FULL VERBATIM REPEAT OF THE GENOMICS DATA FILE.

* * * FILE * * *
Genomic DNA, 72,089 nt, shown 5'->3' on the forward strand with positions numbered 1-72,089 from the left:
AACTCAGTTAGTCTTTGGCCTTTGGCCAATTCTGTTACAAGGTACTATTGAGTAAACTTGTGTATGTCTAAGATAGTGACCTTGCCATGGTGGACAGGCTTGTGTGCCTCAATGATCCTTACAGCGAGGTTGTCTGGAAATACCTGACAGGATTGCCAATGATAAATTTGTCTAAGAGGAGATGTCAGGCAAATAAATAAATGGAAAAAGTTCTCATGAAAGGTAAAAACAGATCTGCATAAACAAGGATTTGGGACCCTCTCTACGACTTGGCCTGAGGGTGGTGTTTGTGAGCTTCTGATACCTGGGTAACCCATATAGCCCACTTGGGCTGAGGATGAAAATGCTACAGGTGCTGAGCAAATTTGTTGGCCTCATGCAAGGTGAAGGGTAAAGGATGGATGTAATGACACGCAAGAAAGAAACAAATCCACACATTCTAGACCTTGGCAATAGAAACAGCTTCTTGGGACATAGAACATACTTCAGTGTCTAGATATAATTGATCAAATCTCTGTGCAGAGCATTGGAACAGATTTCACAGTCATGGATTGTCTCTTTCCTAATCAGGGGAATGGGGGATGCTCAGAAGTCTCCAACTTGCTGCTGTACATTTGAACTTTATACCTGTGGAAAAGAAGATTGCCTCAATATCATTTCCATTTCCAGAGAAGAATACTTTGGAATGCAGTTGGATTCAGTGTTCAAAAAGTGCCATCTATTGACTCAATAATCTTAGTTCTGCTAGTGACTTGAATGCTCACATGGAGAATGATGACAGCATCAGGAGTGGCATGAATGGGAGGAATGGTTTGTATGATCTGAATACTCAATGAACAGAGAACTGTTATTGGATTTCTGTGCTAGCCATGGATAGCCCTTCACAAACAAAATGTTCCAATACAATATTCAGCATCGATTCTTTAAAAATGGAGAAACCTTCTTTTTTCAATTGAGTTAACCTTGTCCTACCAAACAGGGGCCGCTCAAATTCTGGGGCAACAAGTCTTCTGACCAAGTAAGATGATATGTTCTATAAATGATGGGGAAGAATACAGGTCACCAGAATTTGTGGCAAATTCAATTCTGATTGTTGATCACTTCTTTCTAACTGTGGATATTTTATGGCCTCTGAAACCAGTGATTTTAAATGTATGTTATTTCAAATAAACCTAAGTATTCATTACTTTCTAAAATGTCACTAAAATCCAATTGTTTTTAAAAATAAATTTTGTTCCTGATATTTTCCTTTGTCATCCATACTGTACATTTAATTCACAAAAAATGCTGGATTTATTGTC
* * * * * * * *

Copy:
Genomic DNA, 72,089 nt, shown 5'->3' on the forward strand with positions numbered 1-72,089 from the left:
AACTCAGTTAGTCTTTGGCCTTTGGCCAATTCTGTTACAAGGTACTATTGAGTAAACTTGTGTATGTCTAAGATAGTGACCTTGCCATGGTGGACAGGCTTGTGTGCCTCAATGATCCTTACAGCGAGGTTGTCTGGAAATACCTGACAGGATTGCCAATGATAAATTTGTCTAAGAGGAGATGTCAGGCAAATAAATAAATGGAAAAAGTTCTCATGAAAGGTAAAAACAGATCTGCATAAACAAGGATTTGGGACCCTCTCTACGACTTGGCCTGAGGGTGGTGTTTGTGAGCTTCTGATACCTGGGTAACCCATATAGCCCACTTGGGCTGAGGATGAAAATGCTACAGGTGCTGAGCAAATTTGTTGGCCTCATGCAAGGTGAAGGGTAAAGGATGGATGTAATGACACGCAAGAAAGAAACAAATCCACACATTCTAGACCTTGGCAATAGAAACAGCTTCTTGGGACATAGAACATACTTCAGTGTCTAGATATAATTGATCAAATCTCTGTGCAGAGCATTGGAACAGATTTCACAGTCATGGATTGTCTCTTTCCTAATCAGGGGAATGGGGGATGCTCAGAAGTCTCCAACTTGCTGCTGTACATTTGAACTTTATACCTGTGGAAAAGAAGATTGCCTCAATATCATTTCCATTTCCAGAGAAGAATACTTTGGAATGCAGTTGGATTCAGTGTTCAAAAAGTGCCATCTATTGACTCAATAATCTTAGTTCTGCTAGTGACTTGAATGCTCACATGGAGAATGATGACAGCATCAGGAGTGGCATGAATGGGAGGAATGGTTTGTATGATCTGAATACTCAATGAACAGAGAACTGTTATTGGATTTCTGTGCTAGCCATGGATAGCCCTTCACAAACAAAATGTTCCAATACAATATTCAGCATCGATTCTTTAAAAATGGAGAAACCTTCTTTTTTCAATTGAGTTAACCTTGTCCTACCAAACAGGGGCCGCTCAAATTCTGGGGCAACAAGTCTTCTGACCAAGTAAGATGATATGTTCTATAAATGATGGGGAAGAATACAGGTCACCAGAATTTGTGGCAAATTCAATTCTGATTGTTGATCACTTCTTTCTAACTGTGGATATTTTATGGCCTCTGAAACCAGTGATTTTAAATGTATGTTATTTCAAATAAACCTAAGTATTCATTACTTTCTAAAATGTCACTAAAATCCAATTGTTTTTAAAAATAAATTTTGTTCCTGATATTTTCCTTTGTCATCCATACTGTACATTTAATTCACAAAAAATGCTGGATTTATTGTC